"I worked really hard, coming in as a young person, and as a woman, and as a non-oil industry person, to be able to demonstrate that I could intellectually compete and handle the job, by just devoting the time and the energy to master the material," she said.

Former senator Johnny Ellis told me Brown was the hardest-working person he ever met in Alaska politics. Kenai Borough Mayor Mike Navarre, who served with Brown on the House Finance Committee, said she was so well organized and prepared that others consistently relied on her for details and explanations.

Brown also compensated for her youth and gender with her authoritative manner, and I think she still does. With me she has always been dignified and reserved.

She is not an easy person to interview. She doesn't let her guard down and she pushes back when the conversation is going a direction she hasn't chosen.

I asked her about that, too.

"You have to play the role," she said. "The roles I've been in have varied, but I've always thought, 'OK, what characteristics do I need to enhance, or work on, or bring forward, in order to be successful in this role that I have now?' "

Male legislators could afford to be good old boys or clowns. They had more ways to play the game. For Brown and other women of her generation, only strength and competence would do.

I could cite many examples of how these qualities played out, but that caucus meeting in 1987 stands out.

After the Watergate scandal of the early 1970s, the Alaska Legislature passed strong requirements for open meetings and open records. But while local governments complied, the Legislature ignored its own law.

The League of Women Voters and Anchorage Daily News sued in 1986 and won in the trial court. The House was ignoring that order when Brown made her stand in February 1987.

The House leadership backed down, partially and grudgingly. Four rural legislators walked out and would not participate in the open meeting. Brown said one legislator never forgave her.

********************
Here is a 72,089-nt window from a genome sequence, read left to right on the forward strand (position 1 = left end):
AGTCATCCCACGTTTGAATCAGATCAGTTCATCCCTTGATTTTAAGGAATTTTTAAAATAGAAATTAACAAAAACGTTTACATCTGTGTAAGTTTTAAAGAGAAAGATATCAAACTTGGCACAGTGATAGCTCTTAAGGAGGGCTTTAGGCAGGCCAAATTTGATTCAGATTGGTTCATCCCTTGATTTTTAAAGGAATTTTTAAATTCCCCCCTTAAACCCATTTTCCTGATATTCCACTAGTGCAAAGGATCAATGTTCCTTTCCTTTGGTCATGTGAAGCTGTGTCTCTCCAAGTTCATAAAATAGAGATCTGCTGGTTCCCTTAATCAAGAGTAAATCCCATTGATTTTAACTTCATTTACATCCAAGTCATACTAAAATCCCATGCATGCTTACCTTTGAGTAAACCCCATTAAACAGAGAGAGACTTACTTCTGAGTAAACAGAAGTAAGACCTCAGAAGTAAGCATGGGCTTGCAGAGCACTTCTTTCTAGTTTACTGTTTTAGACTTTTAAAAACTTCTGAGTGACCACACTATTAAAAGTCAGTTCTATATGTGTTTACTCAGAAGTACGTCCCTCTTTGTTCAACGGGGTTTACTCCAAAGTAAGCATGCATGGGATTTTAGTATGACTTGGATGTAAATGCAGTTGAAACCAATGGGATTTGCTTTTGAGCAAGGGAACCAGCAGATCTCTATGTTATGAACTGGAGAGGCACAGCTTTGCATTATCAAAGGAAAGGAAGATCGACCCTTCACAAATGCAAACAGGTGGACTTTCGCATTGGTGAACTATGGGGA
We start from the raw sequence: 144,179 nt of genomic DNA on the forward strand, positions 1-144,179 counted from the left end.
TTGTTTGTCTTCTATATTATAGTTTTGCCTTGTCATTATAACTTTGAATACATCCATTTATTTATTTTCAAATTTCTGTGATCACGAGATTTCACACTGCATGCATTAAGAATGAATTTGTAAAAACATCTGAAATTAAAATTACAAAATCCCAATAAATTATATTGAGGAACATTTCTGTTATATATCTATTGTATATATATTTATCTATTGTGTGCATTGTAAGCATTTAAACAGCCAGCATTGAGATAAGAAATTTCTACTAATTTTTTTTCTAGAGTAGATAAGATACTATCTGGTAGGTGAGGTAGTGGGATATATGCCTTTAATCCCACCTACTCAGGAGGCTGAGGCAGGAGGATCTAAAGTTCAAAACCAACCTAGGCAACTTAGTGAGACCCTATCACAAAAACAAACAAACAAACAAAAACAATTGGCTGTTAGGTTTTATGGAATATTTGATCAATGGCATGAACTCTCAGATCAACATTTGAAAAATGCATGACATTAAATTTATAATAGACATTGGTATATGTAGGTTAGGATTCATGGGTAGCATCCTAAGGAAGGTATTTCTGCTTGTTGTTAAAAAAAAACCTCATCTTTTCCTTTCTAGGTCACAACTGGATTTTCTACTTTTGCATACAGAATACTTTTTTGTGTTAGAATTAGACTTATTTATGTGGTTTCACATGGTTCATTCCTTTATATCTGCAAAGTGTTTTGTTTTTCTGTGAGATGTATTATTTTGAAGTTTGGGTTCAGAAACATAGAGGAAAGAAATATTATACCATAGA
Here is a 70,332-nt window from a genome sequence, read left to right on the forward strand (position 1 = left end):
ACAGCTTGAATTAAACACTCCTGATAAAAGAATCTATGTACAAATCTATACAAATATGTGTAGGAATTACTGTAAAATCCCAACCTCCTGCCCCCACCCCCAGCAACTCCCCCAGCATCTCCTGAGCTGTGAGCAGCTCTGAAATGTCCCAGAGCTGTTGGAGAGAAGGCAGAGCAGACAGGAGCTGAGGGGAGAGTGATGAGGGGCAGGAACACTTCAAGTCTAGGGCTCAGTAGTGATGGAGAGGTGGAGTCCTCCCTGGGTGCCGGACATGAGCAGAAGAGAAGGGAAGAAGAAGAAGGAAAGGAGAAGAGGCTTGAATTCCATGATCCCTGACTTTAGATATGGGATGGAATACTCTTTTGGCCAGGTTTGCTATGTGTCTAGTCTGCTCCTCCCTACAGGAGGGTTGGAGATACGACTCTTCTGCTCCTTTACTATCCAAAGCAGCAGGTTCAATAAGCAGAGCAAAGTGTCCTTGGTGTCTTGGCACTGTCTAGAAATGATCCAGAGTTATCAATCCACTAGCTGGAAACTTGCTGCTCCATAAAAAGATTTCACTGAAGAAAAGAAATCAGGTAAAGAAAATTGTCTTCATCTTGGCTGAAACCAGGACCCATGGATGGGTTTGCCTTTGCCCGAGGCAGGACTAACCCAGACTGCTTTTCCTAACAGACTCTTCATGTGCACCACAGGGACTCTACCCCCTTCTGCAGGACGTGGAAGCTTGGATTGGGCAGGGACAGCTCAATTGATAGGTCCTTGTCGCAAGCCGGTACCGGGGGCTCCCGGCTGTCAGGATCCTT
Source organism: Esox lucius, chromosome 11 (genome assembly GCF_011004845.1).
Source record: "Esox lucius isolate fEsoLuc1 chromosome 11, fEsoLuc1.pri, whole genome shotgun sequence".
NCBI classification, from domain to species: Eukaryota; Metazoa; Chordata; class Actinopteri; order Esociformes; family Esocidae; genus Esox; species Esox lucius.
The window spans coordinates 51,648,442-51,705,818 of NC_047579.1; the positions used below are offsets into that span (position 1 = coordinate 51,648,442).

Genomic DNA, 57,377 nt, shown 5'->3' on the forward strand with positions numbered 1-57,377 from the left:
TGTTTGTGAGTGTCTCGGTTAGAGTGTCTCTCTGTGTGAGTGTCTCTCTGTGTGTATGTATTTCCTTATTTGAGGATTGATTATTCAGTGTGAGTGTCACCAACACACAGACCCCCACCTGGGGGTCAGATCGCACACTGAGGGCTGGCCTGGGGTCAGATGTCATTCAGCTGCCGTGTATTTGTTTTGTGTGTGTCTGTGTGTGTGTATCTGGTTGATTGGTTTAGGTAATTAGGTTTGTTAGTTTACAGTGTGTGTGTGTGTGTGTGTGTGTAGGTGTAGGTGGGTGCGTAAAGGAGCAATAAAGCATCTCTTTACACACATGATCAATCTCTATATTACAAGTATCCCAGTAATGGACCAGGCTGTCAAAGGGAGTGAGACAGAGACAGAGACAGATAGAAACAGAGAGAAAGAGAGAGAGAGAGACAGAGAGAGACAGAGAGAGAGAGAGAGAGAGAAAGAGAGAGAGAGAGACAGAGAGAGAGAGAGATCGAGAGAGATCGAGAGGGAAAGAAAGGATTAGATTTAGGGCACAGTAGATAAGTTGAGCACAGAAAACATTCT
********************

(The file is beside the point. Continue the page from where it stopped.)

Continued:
Later the same year, the Alaska Supreme Court ruled that a lawsuit couldn't force the Legislature to follow its own rules, because it is an equal branch of government. Several years later, the Legislature changed the law to exempt itself from open meetings.

Ironically, the law today says all public bodies must work in public, but defines the Alaska Legislature as not being a public body.

Still, the meetings Brown forced open stayed open for many years. This year, the mostly Democratic House majority has returned to holding many open caucus meetings.

Senate caucuses remained private and all floor votes predetermined.

Brown downplays the open meetings incident. She's right, she has many other accomplishments to her name, including work on open records, domestic violence, environmental protection, family and medical leave, privacy and fiscal policy. She had a key part in creating the Constitutional Budget Reserve that is keeping Alaska afloat today.

But I think how she did those things matters even more.

The views expressed here are the writer's and are not necessarily endorsed by Alaska Dispatch News, which welcomes a broad range of viewpoints. To submit a piece for consideration, email commentary(at)alaskadispatch.com. Send submissions shorter than 200 words to letters@alaskadispatch.com or click here to submit via any web browser.